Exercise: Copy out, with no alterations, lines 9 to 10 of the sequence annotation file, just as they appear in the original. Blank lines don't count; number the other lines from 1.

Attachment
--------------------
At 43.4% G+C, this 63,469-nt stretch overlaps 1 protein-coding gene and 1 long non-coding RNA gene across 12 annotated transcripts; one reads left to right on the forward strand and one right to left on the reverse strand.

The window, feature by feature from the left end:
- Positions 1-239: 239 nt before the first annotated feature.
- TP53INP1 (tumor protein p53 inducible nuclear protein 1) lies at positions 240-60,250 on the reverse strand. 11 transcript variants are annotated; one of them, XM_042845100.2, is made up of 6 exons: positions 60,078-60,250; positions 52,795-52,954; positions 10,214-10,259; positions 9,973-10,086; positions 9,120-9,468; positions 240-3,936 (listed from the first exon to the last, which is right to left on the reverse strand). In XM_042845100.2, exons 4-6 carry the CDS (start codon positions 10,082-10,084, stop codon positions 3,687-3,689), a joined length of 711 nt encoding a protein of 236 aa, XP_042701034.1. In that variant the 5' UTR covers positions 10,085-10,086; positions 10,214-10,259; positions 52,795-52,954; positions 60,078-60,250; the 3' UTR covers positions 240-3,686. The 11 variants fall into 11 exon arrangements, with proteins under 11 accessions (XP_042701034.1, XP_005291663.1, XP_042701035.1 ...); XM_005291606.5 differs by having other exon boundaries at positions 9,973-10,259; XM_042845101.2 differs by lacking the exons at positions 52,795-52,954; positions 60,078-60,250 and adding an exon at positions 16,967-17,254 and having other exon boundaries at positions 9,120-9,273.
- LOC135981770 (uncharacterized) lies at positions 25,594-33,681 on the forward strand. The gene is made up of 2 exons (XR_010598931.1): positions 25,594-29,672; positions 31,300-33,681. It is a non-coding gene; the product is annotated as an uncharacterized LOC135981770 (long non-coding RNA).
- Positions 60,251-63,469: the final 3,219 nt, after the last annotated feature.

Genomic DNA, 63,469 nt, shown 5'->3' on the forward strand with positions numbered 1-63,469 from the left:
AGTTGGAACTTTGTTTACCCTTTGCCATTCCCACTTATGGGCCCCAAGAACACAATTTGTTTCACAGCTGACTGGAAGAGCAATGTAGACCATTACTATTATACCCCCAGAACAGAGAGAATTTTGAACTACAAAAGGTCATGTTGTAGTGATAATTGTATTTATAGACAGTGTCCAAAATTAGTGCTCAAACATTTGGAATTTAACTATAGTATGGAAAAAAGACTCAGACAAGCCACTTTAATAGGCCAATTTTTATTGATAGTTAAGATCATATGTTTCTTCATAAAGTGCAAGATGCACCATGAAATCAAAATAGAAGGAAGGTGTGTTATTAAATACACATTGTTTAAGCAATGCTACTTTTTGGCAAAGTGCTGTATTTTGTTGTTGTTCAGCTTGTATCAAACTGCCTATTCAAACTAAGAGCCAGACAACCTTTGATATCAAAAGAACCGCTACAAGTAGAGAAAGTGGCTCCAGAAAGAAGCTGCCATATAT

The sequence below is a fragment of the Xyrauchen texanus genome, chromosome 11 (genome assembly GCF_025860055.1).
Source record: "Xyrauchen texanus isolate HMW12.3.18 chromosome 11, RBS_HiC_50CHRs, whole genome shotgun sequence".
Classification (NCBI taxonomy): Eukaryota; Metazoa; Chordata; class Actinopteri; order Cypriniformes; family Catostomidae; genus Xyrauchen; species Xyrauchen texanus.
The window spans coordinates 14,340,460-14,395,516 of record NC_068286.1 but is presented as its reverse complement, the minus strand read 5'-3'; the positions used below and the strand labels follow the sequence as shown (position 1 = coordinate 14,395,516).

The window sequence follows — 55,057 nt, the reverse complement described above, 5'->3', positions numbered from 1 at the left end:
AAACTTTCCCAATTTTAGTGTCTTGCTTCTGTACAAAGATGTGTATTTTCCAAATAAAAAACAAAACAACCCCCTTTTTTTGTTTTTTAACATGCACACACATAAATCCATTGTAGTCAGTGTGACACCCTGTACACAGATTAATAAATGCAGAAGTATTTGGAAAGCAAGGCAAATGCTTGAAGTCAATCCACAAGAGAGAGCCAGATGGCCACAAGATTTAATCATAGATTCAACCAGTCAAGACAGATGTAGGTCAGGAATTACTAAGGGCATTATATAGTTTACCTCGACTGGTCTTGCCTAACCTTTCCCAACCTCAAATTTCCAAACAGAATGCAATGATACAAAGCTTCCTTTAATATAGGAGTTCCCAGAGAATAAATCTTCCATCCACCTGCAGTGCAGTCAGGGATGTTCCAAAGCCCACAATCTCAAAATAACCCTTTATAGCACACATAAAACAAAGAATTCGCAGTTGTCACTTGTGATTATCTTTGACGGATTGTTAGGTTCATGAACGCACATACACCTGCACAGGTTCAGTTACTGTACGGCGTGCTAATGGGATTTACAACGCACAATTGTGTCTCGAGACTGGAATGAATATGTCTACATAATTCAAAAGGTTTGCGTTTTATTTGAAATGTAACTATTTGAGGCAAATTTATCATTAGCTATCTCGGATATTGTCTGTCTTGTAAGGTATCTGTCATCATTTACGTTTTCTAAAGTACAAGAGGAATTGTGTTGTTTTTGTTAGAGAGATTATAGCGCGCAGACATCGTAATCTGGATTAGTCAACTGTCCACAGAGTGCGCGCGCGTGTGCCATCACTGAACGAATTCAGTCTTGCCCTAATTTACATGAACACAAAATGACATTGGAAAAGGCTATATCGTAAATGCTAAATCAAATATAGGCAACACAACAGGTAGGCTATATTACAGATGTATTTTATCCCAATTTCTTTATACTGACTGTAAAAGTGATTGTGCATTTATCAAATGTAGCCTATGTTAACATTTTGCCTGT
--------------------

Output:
The sequence below is a fragment of the Xyrauchen texanus genome, chromosome 11 (genome assembly GCF_025860055.1).
Source record: "Xyrauchen texanus isolate HMW12.3.18 chromosome 11, RBS_HiC_50CHRs, whole genome shotgun sequence".